- The Attenuation Exception (under state and federal law): With this exception the prosecution has the burden of proving that the nexus between the initial illegal police conduct and evidence seized by the police and sought to be introduced at trial by the prosecution has become so attenuated that the taint can be said to have dissipated. See Brown v. Ill., 422 U.S. 590 (1975); People v. Padgett, 932 P.2d 810 (Colo. 1997).
- The Independent Source Exception (under state and federal law): With this exception the prosecution has the burden of proving that the evidence obtained illegally by the police was also, nonetheless, discovered by a source that was wholly-independent of the illegality (or a source other than police who broke the law). See Murray v. U.S., 487 U.S. 533 (1988); People v. Lewis, 975 P.2d 160 (Colo. 1999).
- The Inevitable Discovery Exception (also called the Inevitable Discovery Doctrine) (under state and federal law): With this exception the prosecution has the burden of proving that the illegally-obtained evidence, nonetheless, would have been lawfully obtained by the police had the police not first acted unlawfully. See Nix v. Williams, 467 U.S. 431 (1984); People v. Burola, 848 P.2d 958 (Colo. 1993).
- The Good Faith Exception (under state and federal law): With this exception the prosecution has the burden of proving that the illegally-obtained evidence was seized by a police officer who was relying (in good faith) on a warrant that the officer believed to be lawfully issued and valid (i.e., the cop cannot know or believe it is an illegal warrant). See CRS § 16-3-308; U.S. v. Leon, 468 U.S. 897 (1984); People v. Leftwich, 869 P.2d 1260 (Colo. 1994). The cop who is acting in good faith must also be acting in an objectively reasonable way in relying on the warrant – thought the warrant itself will be prima facie evidence of proper police conduct. People v. Blehm, 983 P.2d 779 (Colo. 1999). In this situation, the police’s reliance on the warrant must be “objectively reasonable.” (Citation omitted) However, the Good Faith Exception does NOTapply when the following occurs:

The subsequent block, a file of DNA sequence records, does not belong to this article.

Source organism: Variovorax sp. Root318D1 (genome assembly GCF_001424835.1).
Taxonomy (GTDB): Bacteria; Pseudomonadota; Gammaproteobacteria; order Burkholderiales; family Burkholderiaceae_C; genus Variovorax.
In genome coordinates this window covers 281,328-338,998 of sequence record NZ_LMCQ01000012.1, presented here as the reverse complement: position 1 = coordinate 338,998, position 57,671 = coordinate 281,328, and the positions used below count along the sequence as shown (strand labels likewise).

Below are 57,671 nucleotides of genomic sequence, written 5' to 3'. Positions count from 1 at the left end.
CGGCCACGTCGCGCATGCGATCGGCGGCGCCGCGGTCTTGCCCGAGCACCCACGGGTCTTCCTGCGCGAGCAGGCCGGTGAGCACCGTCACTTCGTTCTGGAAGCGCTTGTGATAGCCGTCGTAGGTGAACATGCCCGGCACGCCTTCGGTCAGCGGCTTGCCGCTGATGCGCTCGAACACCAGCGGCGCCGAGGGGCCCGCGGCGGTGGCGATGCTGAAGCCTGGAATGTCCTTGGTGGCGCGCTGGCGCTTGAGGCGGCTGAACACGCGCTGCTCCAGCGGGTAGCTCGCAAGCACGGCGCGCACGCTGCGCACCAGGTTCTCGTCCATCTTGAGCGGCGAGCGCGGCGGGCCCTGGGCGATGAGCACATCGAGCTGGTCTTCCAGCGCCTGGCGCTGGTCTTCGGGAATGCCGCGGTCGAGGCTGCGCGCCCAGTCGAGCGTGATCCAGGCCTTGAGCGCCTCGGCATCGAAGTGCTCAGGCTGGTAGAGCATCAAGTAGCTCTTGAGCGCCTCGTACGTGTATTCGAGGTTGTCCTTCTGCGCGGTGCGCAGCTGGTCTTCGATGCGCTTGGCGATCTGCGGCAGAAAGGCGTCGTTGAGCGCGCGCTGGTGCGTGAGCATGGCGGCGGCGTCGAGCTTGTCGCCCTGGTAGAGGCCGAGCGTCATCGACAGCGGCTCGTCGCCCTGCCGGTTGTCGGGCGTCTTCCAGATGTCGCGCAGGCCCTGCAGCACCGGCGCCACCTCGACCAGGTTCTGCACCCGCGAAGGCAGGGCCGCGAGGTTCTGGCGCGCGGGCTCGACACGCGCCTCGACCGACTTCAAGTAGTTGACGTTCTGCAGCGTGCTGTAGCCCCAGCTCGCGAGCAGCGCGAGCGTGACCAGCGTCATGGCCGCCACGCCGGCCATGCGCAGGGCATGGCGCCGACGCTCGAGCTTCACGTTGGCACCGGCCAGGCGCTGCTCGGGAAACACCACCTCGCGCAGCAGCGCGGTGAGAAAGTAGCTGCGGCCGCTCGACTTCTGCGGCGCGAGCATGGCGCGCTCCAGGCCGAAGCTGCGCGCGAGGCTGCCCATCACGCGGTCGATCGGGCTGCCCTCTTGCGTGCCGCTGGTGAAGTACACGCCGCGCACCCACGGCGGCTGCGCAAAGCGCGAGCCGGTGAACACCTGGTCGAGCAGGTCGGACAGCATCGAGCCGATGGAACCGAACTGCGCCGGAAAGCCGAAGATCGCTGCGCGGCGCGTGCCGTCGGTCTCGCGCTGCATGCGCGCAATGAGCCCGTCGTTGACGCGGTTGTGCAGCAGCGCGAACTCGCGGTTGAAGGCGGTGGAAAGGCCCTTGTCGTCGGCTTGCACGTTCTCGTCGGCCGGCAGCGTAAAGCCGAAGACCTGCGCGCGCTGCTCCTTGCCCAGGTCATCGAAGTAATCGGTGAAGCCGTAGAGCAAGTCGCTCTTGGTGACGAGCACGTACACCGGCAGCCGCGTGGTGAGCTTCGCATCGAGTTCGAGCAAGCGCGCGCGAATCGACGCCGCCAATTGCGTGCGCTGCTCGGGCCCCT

- The judge who issued the warrant was mislead by the police or the affiant when the police or the affiant knew such information was false or should have know the information was false but didn’t know it was false because the police or affiant acted in a reckless disregard of the truth.
- The judge who issued the warrant completely abandoned her or his role as a judge or magistrate.
- The warrant issued by the court was “so lacking in indicia of probable cause as to render belief in its existence entirely unreasonable.” (Citation omitted)
- The warrant issued by the court was “so facially deficient that the officers executing the warrant could not have reasonably presumed it to be valid.
NOTE: The statutory Good Faith Exception under CRS § 16-3-308 is inapplicable when the warrant is obtained through intentional and material misrepresentations by the police or when “bare bones” information is given to the issuing judge by the affiant. See People v. Altman, 960 P.2d 1164 (Colo. 1998); People v. Blehm, 983 P.2d 779 (Colo. 1999). Moreover, the statutory Good Faith Exception under CRS § 16-3-308 will not apply when there is a lack of probable cause supporting the accused’s arrest, but the exception may apply to searches by the police (possibly even when the search is conducted incident to an arrest that was based upon an arrest warrant subsequently determined to be unlawful. Ariz. v. Evans, 514 U.S. 1 (1995).